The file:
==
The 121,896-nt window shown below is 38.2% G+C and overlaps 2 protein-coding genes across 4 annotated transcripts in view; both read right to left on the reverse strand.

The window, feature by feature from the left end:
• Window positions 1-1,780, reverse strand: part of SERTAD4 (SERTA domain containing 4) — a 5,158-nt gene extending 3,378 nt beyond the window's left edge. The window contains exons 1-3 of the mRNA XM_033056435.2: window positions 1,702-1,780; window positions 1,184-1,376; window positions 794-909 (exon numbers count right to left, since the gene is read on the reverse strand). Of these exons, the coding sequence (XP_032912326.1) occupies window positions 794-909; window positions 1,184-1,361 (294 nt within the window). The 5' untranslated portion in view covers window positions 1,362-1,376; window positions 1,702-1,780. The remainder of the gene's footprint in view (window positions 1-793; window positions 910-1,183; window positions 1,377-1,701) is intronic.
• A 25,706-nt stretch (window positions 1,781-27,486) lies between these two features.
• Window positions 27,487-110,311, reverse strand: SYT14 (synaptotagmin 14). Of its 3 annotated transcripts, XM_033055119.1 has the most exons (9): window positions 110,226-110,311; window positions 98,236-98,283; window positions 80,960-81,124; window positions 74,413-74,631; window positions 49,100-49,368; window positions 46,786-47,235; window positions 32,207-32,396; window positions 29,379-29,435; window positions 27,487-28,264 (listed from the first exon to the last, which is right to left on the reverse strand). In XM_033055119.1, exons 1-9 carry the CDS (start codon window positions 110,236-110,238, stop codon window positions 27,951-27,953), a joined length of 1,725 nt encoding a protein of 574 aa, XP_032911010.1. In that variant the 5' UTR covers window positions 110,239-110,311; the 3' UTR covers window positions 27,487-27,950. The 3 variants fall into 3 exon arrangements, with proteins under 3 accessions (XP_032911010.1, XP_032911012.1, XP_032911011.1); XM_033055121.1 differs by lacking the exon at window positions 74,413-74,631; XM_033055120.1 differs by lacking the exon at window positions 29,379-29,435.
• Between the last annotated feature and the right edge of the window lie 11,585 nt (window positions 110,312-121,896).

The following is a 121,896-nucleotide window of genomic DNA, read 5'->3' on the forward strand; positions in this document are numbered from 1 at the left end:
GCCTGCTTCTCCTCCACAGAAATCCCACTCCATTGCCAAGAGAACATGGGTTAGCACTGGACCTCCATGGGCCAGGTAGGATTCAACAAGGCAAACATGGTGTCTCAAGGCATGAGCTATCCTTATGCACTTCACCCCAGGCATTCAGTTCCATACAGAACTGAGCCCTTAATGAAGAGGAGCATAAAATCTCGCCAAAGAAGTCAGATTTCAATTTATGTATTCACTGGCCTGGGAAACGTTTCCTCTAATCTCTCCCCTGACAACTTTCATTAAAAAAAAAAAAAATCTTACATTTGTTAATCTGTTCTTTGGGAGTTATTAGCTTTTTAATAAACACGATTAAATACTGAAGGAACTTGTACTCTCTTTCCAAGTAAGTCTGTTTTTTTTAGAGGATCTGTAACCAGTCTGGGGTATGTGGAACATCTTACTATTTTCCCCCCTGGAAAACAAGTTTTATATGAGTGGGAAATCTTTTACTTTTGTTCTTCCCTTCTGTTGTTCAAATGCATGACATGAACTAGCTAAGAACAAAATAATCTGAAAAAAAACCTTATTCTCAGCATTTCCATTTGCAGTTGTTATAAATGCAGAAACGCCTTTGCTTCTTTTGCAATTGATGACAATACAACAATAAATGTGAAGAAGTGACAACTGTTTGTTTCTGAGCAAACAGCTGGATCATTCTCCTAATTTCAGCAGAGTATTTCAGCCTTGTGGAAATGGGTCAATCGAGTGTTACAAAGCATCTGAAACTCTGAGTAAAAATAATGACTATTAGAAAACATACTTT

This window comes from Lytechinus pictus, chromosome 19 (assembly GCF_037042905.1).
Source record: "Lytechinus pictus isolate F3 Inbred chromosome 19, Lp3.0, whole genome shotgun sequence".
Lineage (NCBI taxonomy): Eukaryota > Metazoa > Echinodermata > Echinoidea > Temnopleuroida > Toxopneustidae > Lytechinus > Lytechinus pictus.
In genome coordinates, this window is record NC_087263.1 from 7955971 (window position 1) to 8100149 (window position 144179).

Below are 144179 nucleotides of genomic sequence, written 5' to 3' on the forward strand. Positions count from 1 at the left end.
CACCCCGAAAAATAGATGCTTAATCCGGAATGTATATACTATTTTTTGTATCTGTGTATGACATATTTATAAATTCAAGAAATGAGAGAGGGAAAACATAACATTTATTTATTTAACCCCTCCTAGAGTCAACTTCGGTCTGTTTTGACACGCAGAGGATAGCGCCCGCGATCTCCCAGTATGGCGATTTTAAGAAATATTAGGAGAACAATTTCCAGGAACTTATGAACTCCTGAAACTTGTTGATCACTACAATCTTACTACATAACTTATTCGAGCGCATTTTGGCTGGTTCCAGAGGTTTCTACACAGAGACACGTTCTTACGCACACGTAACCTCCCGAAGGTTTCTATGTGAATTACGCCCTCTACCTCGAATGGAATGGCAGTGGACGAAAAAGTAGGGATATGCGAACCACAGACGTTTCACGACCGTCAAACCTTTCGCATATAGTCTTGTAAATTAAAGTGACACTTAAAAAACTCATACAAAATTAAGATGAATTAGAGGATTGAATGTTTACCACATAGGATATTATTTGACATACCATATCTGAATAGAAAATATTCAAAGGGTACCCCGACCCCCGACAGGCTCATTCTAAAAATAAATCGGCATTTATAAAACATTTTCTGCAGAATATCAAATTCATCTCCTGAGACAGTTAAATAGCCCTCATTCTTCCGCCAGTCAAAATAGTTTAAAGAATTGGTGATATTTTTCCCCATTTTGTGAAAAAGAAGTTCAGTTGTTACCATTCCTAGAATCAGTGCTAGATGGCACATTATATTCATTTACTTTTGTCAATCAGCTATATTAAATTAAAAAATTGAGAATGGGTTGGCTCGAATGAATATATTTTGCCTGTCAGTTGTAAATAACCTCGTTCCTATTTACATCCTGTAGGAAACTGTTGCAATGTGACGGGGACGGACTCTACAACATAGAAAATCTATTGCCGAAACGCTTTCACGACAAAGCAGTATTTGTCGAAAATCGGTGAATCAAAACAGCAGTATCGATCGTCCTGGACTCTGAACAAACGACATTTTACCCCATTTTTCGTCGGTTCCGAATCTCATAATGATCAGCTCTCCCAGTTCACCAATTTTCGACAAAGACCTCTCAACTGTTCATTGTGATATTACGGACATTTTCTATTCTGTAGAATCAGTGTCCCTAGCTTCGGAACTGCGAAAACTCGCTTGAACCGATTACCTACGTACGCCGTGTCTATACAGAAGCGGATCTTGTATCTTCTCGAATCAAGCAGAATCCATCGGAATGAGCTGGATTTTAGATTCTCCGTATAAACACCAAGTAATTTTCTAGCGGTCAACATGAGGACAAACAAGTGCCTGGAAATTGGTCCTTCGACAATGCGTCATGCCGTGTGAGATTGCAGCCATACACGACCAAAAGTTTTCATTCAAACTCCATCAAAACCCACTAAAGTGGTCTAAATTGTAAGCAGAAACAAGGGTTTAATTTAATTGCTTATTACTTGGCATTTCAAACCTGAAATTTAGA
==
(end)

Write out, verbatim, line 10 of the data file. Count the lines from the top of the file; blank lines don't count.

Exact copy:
Source record: "Lytechinus pictus isolate F3 Inbred chromosome 19, Lp3.0, whole genome shotgun sequence".